Main Provisions

Schedule 1 contains the provisions of the Bill that extend the carer payment by amending the Social Security Act 1991. It is also includes technical amendments to the Income Tax Assessment Act 1997 which are consequential to changes in the carer payment.

The former test which related to 'severely handicapped persons' is repealed by Item 3.

Item 4 repeals the definition of care receiver.

Item 5 introduces proposed section 38C which will empower the Secretary of the Department of Social Security to make a determination formulating an 'adult disability assessment tool'. This tool will be used to assess the disability, emotional state, behaviour and special care needs of a person aged 16 or over and will assign to a person a score indicating the level of disability that they experience. The tool is a disallowable instrument for the purposes of the Acts Interpretation Act 1901.

The qualifications for carer payment are contained in Item 7. Proposed section 198(2)(d) extends the qualification for carer payment to persons who are caring for an adult with a child and that adult's child is aged between 6 and 16.

Proposed section 198AA extends the eligibility criteria for the carer payment to persons who participate in the care of a child or adult with disabilities or a dependent child of a disabled adult who is in hospital. The payment is limited to a period of 63 days per calendar year.

Item 94 amends section 237 and will allow carer payments to be made for a bereavement period if the care receiver was a long-term social security recipient. The current provision provides for bereavement payments if their partner was in receipt of a pension or income support supplement.

Schedule 2 introduces the carer allowance and repeals the child disability allowance and domiciliary nursing care benefit. Proposed new section 953 sets out the qualifications for the carer allowance where a person cares for a disabled child or 2 disabled children. These reflect the child disability allowance criteria.

A person must be an Australian resident providing daily care in their own home to a disabled dependent child under the age of 16. In the case where one child is cared for, that child must have been assessed and rated under the child disability assessment tool (CDAT) and given a positive score of not less than 1. Where two children are being cared for, their individual score must be a positive score less than 1 but their aggregate greater than 1.

Proposed new section 954 sets out the qualification criteria where a person cares for a disabled adult. An Australian resident is qualified for a carer allowance for a disabled adult if:

  • the care receiver is an Australian resident and
  • the care receiver is a family member of the carer (or approved by the Secretary of Department of Social Security) and
  • the care receiver has been assessed and rated, and been given a score of not less than 30, under the Adult Disability Assessment Tool and
  • the care is provided on a daily basis by the person, or the person and another person, in a private home that is the residence of the receiver and the carer.

Proposed section 955 provides that carers participating in the care of a disabled person may be paid the carers allowance while that person is in hospital for a period up to 63 days.

New sections 961 and 962 allow for the backdating of carer allowance payments for up to 12 months if the claim relates to one or two disabled children and up to six months if the claim relates to a disabled adult.

The Bill provides for situations where a person receives care from more than one carer. Proposed section 964 provides that where 2 people (who are not a couple) are both qualified to receive a carer allowance, only one should receive it unless the Secretary makes a declaration under proposed section 981 that the allowance is to be shared. When 2 people providing care are a couple, the carer allowance may only be paid to one of them. This will generally be the person deemed by the Secretary to be the primary carer (proposed section 965).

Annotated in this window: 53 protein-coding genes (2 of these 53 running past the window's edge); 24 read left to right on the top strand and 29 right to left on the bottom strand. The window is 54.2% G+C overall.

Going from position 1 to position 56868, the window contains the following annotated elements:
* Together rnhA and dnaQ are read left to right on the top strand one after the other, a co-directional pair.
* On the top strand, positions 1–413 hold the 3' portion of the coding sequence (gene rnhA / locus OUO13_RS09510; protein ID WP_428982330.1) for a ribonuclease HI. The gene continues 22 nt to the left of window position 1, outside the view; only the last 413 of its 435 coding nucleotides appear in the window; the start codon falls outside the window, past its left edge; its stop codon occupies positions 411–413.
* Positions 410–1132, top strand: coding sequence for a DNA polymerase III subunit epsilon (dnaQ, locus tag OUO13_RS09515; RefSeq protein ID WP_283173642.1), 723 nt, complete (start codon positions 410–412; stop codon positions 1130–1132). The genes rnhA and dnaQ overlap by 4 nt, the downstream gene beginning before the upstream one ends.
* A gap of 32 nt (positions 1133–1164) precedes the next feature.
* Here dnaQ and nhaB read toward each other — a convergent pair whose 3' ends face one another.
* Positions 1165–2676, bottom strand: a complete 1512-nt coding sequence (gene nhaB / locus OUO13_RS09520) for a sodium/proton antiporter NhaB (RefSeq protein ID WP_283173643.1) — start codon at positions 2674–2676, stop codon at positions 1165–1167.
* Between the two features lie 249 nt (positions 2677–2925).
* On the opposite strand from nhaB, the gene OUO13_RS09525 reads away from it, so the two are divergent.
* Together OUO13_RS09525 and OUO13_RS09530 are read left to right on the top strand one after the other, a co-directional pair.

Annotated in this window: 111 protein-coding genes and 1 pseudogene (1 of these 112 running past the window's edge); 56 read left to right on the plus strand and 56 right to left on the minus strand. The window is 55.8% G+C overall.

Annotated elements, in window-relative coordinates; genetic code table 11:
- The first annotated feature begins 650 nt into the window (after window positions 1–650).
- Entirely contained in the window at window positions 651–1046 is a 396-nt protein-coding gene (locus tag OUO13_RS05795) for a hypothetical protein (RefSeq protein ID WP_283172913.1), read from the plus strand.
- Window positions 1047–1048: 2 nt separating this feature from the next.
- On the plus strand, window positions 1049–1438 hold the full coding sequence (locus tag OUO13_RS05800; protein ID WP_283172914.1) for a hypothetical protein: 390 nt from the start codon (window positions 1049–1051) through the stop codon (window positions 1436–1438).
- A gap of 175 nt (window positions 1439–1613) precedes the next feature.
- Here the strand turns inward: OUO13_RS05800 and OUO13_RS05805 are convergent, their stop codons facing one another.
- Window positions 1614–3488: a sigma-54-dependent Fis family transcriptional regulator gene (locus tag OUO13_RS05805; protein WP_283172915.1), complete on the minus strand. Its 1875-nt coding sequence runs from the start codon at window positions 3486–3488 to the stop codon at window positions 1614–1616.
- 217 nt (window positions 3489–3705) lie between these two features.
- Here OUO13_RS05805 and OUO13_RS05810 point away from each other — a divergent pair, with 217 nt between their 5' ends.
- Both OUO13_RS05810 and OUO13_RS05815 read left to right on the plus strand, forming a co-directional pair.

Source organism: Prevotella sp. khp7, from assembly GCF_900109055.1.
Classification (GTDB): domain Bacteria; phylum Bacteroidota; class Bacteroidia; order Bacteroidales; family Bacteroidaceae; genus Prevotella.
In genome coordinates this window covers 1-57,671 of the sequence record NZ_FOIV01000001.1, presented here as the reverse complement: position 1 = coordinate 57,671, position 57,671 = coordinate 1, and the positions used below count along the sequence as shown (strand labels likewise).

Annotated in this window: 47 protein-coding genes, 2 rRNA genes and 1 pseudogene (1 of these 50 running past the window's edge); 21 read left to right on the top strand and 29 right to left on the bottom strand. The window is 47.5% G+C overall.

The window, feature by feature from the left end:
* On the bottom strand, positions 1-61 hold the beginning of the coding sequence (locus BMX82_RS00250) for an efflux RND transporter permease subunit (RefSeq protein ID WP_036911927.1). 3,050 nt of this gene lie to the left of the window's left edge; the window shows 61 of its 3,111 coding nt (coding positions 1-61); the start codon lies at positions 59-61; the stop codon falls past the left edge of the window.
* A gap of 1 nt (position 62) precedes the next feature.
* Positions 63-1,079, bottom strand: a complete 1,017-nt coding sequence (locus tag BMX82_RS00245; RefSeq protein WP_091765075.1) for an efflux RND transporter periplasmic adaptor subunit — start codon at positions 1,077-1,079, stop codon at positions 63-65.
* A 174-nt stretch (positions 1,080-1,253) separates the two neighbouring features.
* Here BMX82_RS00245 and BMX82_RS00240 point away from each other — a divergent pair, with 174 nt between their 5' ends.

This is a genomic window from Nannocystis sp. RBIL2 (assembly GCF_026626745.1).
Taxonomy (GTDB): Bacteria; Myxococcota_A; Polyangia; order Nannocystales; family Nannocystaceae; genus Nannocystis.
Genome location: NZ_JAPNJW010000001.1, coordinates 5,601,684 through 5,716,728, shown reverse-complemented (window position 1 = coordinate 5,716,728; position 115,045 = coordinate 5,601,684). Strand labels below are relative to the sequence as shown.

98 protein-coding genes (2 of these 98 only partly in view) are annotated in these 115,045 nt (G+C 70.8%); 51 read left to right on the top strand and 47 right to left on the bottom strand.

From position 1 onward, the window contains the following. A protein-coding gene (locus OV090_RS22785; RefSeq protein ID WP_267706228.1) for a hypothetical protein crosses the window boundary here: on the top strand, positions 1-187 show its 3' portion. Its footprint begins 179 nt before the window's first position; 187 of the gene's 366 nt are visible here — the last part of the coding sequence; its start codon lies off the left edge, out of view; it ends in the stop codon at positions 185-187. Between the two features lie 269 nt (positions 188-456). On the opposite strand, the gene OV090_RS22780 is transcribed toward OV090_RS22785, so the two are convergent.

Concluding Comments

The Bill is likely to find broad support as a beneficial measure for carers. Concerns have been expressed that the Adult Disability Assessment Tool has only been released in draft form making it difficult to assess the full impact of the changes. Further consideration of the tool is likely when it is considered by the Senate as a disallowable instrument.

Endnotes

Department of Health and Family Services, Staying at Home - A New $280m Package for Older Australians, Information Sheet No.1 (available at Internet address http://www.health.gov.au/acc/sreform/curfacts/csoa/01csinfo.htm).

The Association's position on the income needs of carers is fully explored in Caring Enough To Be Poor: A Survey of Carer's Income and Income Needs, Canberra: Carers Association of Australia, 1997.

Contact Officer and Copyright Details

Dale Daniels and Mark Tapley
30 March 1999
Bills Digest Service
Information and Research Services

This paper has been prepared for general distribution to Senators and Members of the Australian Parliament. While great care is taken to ensure that the paper is accurate and balanced, the paper is written using information publicly available at the time of production. The views expressed are those of the author and should not be attributed to the Information and Research Services (IRS). Advice on legislation or legal policy issues contained in this paper is provided for use in parliamentary debate and for related parliamentary purposes. This paper is not professional legal opinion. Readers are reminded that the paper is not an official parliamentary or Australian government document.

IRS staff are available to discuss the paper's contents with Senators and Members
and their staff but not with members of the public.

ISSN 1328-8091
© Commonwealth of Australia 1999

Except to the extent of the uses permitted under the Copyright Act 1968, no part of this publication may be reproduced or transmitted in any form or by any means, including information storage and retrieval systems, without the prior written consent of the Parliamentary Library, other than by Members of the Australian Parliament in the course of their official duties.

Published by the Department of the Parliamentary Library, 1999.